Judge upholds two of Delaware auditor’s three convictions
DOVER, Del. (AP) — A judge on Tuesday upheld two convictions against Delaware’s Democratic state auditor for official misconduct and conflict of interest but tossed a jury’s third misdemeanor conviction for improperly structuring contract payments to a consulting firm.
In issuing his decision, Superior Court Judge William Carpenter Jr. rejected Kathy McGuiness’ request for a new trial.
Carpenter is now expected to schedule a sentencing date on the charges, each of which carries a maximum penalty of one year in prison but a presumptive sentence of probation.
“Once sentenced, Ms. McGuiness intends to appeal her conviction to the Delaware Supreme Court, where we will point out the legal and factual errors that led to her being wrongly convicted for a crime that she did not commit,” defense attorney Steve Wood said in a prepared statement.
A spokesman for Delaware Department of Justice indicated that the office would withhold comment until after sentencing.
A Kent County jury convicted McGuiness last month on the three misdemeanor counts but acquitted her on felony charges of theft and witness intimidation.
McGuiness, who as auditor is responsible for rooting out government fraud, waste and abuse, is the first statewide elected official in Delaware to be convicted on criminal charges while in office.
McGuiness has maintained her innocence and is seeking re-election. She is being challenged by attorney Lydia York in a Sept. 13 primary contest. Recent campaign finance reports showed York, who is endorsed by the state Democratic Party, raising almost double the amount McGuiness had raised as of mid-August.
The conflict of interest charge involved the May 2020 hiring of McGuiness’ daughter, Elizabeth “Saylar” McGuiness. Prosecutors alleged that Saylar McGuiness, 20, and a friend were hired even as other part-time workers in the auditor’s office left because of a lack of work during the early stages of the coronavirus pandemic. Authorities said McGuiness then allowed her daughter special privileges, including access to a state vehicle and permission to work remotely while away at college in South Carolina, that were not available to other “casual-seasonal” workers.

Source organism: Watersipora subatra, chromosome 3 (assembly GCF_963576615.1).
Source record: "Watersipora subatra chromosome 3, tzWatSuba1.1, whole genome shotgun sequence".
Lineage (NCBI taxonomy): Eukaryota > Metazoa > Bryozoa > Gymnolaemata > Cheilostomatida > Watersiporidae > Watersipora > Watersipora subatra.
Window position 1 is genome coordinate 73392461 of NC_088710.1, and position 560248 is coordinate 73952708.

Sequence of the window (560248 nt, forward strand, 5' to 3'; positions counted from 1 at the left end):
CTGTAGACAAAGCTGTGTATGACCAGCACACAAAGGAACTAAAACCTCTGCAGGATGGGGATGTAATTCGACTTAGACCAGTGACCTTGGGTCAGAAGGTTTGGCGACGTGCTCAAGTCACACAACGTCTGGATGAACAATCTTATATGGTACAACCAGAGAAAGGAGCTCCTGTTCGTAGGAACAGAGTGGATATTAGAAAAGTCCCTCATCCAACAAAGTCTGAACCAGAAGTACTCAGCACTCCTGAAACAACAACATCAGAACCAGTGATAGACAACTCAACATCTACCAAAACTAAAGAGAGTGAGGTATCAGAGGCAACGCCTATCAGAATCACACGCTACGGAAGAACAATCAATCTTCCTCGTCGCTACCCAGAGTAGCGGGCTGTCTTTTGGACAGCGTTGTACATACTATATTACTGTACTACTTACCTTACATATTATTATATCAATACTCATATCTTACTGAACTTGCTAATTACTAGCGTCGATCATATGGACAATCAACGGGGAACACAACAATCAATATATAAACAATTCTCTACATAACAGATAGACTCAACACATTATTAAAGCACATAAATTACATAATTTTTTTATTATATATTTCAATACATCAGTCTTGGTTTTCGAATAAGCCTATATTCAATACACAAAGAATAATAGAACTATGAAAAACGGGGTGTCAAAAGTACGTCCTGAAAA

Wood presented evidence during the trial that other casual-seasonal workers also had access to the state vehicle. In his motion for a new trial, he also suggested that the defense had discovered that other casual-seasonal workers also were allowed to continue working while attending college, but no such evidence was presented at trial.
“Ms. McGuiness’s daughter did the same work as the other college interns, was paid the same or less as the other college interns and was not the only college intern who was permitted to work remotely while away at school,” Wood said Tuesday.
“Delaware law does not prohibit the hiring of close relatives,” Wood added. “The practice is common throughout state government, and there are at least four current members of the General Assembly whose children worked at Legislative Hall.”
The judge said, however, that his decision on a new trial must be based on trial evidence, not post-trial affidavits, and that there was nothing to suggest that prosecutors knew about other casual-seasonal workers working remotely while at college or withheld such evidence.
Carpenter also noted that McGuiness purportedly allowed two other young part-time employees to work from college only after extending that benefit to her own daughter.
“Unfortunately for the defendant, consistent bad judgment does not make it right,” he wrote.
While acknowledging that there is no prohibition against a state officer from hiring a close relative, Carpenter said the hiring decision must be done through the normal administrative process, especially when the officer has a personal or private interest in the decision. He said McGuiness clearly had a personal interest in getting a summer job for her daughter, and that the evidence showed she participated in her daughter’s hiring and supervision, and allowed her the “unique” benefit of working remotely while at college.
The judge also said the social media work done by McGuiness’ daughter and the communications services provided by the consulting firm My Campaign Group were intended to raise the profile of the auditor’s office and therefore benefited McGuiness personally.
“There was evidence to suggest that the defendant clearly wanted to emphasize her position as the state auditor and it was her name and not the office that would be prominent in all communications that were made public,” Carpenter wrote, adding that the evidence supported the conviction for official misconduct.
The judge ruled, however, that the contract with My Campaign Group was properly executed, and that McGuiness’ alleged failure to properly follow accounting rules did not amount to a crime. Prosecutors alleged that McGuiness kept payments for the contract under certain amounts to avoid having to get them approved by the state Division of Accounting.